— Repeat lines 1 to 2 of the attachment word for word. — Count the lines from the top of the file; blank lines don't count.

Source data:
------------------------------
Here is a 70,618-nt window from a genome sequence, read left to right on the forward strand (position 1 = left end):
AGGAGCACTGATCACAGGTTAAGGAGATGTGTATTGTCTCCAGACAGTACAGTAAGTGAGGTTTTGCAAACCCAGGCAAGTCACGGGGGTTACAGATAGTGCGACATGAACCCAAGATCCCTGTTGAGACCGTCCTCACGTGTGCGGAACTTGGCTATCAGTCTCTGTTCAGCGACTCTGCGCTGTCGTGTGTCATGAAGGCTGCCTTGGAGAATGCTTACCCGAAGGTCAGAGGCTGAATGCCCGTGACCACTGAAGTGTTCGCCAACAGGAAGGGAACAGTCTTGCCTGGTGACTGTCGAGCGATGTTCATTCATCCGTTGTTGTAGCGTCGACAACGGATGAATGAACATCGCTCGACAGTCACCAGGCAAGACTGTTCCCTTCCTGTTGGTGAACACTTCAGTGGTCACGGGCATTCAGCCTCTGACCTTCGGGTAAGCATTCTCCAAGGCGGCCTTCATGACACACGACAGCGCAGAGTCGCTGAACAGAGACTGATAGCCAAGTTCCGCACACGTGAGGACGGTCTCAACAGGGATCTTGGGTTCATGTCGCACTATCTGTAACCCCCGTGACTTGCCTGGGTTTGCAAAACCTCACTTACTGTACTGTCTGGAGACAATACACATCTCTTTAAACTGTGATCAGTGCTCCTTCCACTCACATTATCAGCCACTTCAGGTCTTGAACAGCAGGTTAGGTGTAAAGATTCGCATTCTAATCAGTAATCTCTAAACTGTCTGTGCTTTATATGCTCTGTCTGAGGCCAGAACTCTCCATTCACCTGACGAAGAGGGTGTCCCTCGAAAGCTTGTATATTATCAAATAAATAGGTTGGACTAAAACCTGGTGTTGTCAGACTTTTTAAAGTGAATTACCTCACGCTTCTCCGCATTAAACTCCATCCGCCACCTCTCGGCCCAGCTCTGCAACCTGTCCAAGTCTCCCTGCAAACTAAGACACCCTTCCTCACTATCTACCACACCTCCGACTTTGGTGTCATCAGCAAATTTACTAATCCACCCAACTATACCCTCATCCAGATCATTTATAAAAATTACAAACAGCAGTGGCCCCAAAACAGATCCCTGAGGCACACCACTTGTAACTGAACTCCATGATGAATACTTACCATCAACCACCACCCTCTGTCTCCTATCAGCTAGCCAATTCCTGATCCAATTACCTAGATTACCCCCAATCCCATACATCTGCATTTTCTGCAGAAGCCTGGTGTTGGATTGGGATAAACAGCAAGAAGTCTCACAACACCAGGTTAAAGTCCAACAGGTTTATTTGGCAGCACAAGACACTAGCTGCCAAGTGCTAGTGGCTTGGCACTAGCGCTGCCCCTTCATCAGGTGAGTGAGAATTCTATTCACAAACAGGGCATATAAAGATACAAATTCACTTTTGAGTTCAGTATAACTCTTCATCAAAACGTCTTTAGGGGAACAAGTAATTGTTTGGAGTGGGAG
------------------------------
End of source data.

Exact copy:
Here is a 70,618-nt window from a genome sequence, read left to right on the forward strand (position 1 = left end):
AGGAGCACTGATCACAGGTTAAGGAGATGTGTATTGTCTCCAGACAGTACAGTAAGTGAGGTTTTGCAAACCCAGGCAAGTCACGGGGGTTACAGATAGTGCGACATGAACCCAAGATCCCTGTTGAGACCGTCCTCACGTGTGCGGAACTTGGCTATCAGTCTCTGTTCAGCGACTCTGCGCTGTCGTGTGTCATGAAGGCTGCCTTGGAGAATGCTTACCCGAAGGTCAGAGGCTGAATGCCCGTGACCACTGAAGTGTTCGCCAACAGGAAGGGAACAGTCTTGCCTGGTGACTGTCGAGCGATGTTCATTCATCCGTTGTTGTAGCGTCGACAACGGATGAATGAACATCGCTCGACAGTCACCAGGCAAGACTGTTCCCTTCCTGTTGGTGAACACTTCAGTGGTCACGGGCATTCAGCCTCTGACCTTCGGGTAAGCATTCTCCAAGGCGGCCTTCATGACACACGACAGCGCAGAGTCGCTGAACAGAGACTGATAGCCAAGTTCCGCACACGTGAGGACGGTCTCAACAGGGATCTTGGGTTCATGTCGCACTATCTGTAACCCCCGTGACTTGCCTGGGTTTGCAAAACCTCACTTACTGTACTGTCTGGAGACAATACACATCTCTTTAAACTGTGATCAGTGCTCCTTCCACTCACATTATCAGCCACTTCAGGTCTTGAACAGCAGGTTAGGTGTAAAGATTCGCATTCTAATCAGTAATCTCTAAACTGTCTGTGCTTTATATGCTCTGTCTGAGGCCAGAACTCTCCATTCACCTGACGAAGAGGGTGTCCCTCGAAAGCTTGTATATTATCAAATAAATAGGTTGGACTAAAACCTGGTGTTGTCAGACTTTTTAAAGTGAATTACCTCACGCTTCTCCGCATTAAACTCCATCCGCCACCTCTCGGCCCAGCTCTGCAACCTGTCCAAGTCTCCCTGCAAACTAAGACACCCTTCCTCACTATCTACCACACCTCCGACTTTGGTGTCATCAGCAAATTTACTAATCCACCCAACTATACCCTCATCCAGATCATTTATAAAAATTACAAACAGCAGTGGCCCCAAAACAGATCCCTGAGGCACACCACTTGTAACTGAACTCCATGATGAATACTTACCATCAACCACCACCCTCTGTCTCCTATCAGCTAGCCAATTCCTGATCCAATTACCTAGATTACCCCCAATCCCATACATCTGCATTTTCTGCAGAAGCCTGGTGTTGGATTGGGATAAACAGCAAGAAGTCTCACAACACCAGGTTAAAGTCCAACAGGTTTATTTGGCAGCACAAGACACTAGCTGCCAAGTGCTAGTGGCTTGGCACTAGCGCTGCCCCTTCATCAGGTGAGTGAGAATTCTATTCACAAACAGGGCATATAAAGATACAAATTCACTTTTGAGTTCAGTATAACTCTTCATCAAAACGTCTTTAGGGGAACAAGTAATTGTTTGGAGTGGGAG